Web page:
An ARM spokesperson has blamed Flash and the abrupt emergence of tablets for the lack of smartbooks in the mobile marketplace.
An ARM-powered Lego bot running Google's Android OS has managed to solve a scrambled Rubik's Cube in just under 25 seconds.
Customers are twice as happy with Verizon service than AT&T, and only report one-third the amount of dropped calls. Is there a map for that?
A security researcher says he plans to reveal security vulnerabilities of two types of ATM along with a new ATM rootkit.
iPhone users will soon be able to pay for things simply by waving their phone in the air - something most of them are happy enough to do anyway.
This week Intel brought out a powerful new Atom processor that, according to them, could fit into an iPhone form, is vastly more powerful with similar battery life, and is priced competitively.
Adobe CTO Kevin Lynch has accused Apple of creating and enforcing a closed ecosystem during his keynote speech at the Web 2.0 conference in San Francisco.
Dropbox has redefined mobile cloud computing with the latest iteration of Anywhere which allows users to seamlessly access and update files across a number of popular handheld devices.
Facebook has reportedly fixed a critical security flaw that briefly allowed users to view the live chats of their friends and see pending friend requests.
Google has upgraded its popular search engine with a refined user interface (UI) that allows users to fully experience the "increasing richness" of the web.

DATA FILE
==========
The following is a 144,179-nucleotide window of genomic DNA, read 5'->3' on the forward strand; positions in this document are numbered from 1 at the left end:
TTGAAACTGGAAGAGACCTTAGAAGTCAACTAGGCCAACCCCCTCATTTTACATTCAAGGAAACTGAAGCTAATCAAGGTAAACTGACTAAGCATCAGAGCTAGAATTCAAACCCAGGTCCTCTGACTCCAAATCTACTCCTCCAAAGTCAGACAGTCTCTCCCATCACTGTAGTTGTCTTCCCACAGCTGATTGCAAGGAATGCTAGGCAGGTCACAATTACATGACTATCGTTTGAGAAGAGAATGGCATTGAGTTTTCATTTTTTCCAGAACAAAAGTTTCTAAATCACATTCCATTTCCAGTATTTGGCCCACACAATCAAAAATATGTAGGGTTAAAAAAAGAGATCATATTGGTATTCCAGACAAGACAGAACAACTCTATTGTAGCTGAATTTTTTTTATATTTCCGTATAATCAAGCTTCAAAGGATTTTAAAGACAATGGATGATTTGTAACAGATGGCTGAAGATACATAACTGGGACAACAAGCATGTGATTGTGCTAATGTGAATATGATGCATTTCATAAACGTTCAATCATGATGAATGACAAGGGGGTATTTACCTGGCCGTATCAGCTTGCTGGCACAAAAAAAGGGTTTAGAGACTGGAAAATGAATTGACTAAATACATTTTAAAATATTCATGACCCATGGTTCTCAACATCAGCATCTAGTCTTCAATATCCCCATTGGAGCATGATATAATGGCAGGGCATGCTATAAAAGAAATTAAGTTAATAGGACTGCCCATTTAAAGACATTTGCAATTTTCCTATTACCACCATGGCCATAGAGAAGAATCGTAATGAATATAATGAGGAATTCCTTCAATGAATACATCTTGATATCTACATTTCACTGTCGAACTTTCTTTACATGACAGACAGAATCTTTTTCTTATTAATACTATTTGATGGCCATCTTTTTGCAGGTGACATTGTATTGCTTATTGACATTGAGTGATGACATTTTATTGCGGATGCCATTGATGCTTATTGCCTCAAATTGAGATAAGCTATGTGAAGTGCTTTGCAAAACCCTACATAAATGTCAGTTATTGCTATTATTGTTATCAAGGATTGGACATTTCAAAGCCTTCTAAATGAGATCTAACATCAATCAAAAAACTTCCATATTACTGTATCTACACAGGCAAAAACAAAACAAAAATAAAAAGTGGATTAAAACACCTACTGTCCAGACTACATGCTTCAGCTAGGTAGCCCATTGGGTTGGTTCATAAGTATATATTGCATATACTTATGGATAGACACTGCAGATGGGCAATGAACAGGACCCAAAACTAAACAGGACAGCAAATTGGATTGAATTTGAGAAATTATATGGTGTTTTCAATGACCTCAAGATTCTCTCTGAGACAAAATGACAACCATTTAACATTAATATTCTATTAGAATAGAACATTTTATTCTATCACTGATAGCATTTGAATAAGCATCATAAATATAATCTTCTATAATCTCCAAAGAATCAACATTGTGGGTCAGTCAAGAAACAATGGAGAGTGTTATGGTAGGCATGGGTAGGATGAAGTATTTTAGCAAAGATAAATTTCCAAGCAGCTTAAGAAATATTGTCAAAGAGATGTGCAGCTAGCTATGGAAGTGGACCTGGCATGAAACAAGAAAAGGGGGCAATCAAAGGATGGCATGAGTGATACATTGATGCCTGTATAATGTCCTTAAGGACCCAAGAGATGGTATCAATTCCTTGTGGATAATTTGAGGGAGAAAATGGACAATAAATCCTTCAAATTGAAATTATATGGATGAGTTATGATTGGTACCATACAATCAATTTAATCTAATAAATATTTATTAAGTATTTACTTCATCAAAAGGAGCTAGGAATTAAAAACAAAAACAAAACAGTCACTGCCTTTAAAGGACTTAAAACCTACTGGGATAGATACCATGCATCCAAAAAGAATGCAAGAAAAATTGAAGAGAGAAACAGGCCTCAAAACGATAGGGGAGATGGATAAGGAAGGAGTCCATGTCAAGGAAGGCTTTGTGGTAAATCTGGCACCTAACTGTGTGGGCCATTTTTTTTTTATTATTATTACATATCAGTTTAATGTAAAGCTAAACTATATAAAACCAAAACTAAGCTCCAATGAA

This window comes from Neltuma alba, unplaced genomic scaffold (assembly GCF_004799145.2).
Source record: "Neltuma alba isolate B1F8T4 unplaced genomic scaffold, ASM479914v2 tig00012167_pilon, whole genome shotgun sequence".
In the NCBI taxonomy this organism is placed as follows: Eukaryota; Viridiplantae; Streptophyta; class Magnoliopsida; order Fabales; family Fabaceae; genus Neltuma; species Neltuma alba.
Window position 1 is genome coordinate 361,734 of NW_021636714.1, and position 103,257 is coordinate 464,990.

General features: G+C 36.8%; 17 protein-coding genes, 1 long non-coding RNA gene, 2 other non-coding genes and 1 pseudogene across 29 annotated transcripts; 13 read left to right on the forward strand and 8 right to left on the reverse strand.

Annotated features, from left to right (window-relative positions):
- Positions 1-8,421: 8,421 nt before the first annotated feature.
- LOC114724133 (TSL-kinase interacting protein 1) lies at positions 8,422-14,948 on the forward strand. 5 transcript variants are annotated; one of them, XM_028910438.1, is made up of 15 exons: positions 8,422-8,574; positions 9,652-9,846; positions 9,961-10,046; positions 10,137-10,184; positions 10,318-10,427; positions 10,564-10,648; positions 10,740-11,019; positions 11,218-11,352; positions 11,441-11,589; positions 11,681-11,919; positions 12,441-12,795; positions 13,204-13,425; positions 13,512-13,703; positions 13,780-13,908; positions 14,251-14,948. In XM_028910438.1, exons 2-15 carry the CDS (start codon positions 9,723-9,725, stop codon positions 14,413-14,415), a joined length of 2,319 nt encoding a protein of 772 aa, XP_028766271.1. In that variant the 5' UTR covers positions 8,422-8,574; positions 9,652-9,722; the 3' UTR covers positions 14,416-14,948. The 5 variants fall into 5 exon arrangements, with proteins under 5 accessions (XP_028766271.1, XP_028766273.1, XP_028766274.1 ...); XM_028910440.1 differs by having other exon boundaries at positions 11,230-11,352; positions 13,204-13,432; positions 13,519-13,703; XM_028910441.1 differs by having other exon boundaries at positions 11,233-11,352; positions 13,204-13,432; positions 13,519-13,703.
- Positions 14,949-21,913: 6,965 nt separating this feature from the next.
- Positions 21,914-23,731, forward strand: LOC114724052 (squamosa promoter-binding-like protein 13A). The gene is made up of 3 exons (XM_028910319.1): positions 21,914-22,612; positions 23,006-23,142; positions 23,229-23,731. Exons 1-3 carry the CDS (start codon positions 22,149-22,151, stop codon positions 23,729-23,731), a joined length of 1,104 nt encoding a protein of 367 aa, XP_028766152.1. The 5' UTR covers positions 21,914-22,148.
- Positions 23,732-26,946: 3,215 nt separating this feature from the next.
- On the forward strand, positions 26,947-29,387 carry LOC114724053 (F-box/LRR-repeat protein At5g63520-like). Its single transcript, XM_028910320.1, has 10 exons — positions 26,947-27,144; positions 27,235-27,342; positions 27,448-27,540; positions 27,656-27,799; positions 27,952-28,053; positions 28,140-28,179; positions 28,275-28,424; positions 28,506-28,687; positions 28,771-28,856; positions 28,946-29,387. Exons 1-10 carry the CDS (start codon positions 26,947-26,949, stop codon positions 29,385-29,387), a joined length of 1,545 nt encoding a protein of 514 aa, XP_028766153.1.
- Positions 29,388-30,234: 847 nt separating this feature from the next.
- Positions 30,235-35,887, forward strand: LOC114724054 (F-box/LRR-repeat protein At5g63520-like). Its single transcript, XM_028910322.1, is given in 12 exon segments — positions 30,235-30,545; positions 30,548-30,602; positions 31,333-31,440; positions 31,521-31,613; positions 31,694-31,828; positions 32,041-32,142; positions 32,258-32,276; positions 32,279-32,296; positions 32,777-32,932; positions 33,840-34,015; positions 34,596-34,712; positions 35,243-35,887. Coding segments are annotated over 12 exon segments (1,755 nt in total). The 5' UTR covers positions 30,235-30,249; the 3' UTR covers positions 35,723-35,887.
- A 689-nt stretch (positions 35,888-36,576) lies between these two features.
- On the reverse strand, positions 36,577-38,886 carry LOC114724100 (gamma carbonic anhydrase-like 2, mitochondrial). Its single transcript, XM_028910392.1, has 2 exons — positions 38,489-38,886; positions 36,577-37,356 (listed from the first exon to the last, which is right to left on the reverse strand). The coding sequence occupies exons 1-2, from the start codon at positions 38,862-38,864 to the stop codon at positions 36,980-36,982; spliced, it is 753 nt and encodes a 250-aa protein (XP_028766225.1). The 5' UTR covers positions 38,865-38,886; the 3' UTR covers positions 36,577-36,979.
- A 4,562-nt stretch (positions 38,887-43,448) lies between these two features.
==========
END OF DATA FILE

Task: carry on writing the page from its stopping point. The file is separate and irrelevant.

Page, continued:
Who says Flash is dead? Certainly not Adobe, which recently showcased an Android-based prototype tablet running both Flash and AIR at the Web 2.0 Expo in San Francisco.
Skype has launched new monthly plans for international calls to landlines and cellphones, and is expected this week to launch a video chat feature.
Microsoft and Nokia have teamed up to try and boot the Blackberry out of the corporate space with the launch of a unified communications client to enable mobile collaboration.
To coincide with what has become the semi-official Star Wars Day - May the fourth be with you - TomTom yesterday launched Star Wars voice options for its navigation devices, starting with Darth Vader.
Microsoft has created a new tool, Spindex, that aims to manage and aggregate social media information.
A University of Florida engineering researcher has developed a tiny night vision device that would be incorporated into everything from cellphones to eyeglasses and car windscreens.
A new video camera is under development that's claimed to be able to focus on both near-field and distant objects simultaneously.
The mobile market is currently dominated by ARM's nearly ubiquitous architecture.
But Intel's Moorestown platform may herald the end of the beginning - rather than the beginning of the end - for ARM's mobile monopoly.
Intel has introduced its next-gen Moorestown Atom platform for smartphones and tablet devices.
Seagate has introduced a new lineup of FreeAgent external hard drives that bridge the gap between PCs and Macs.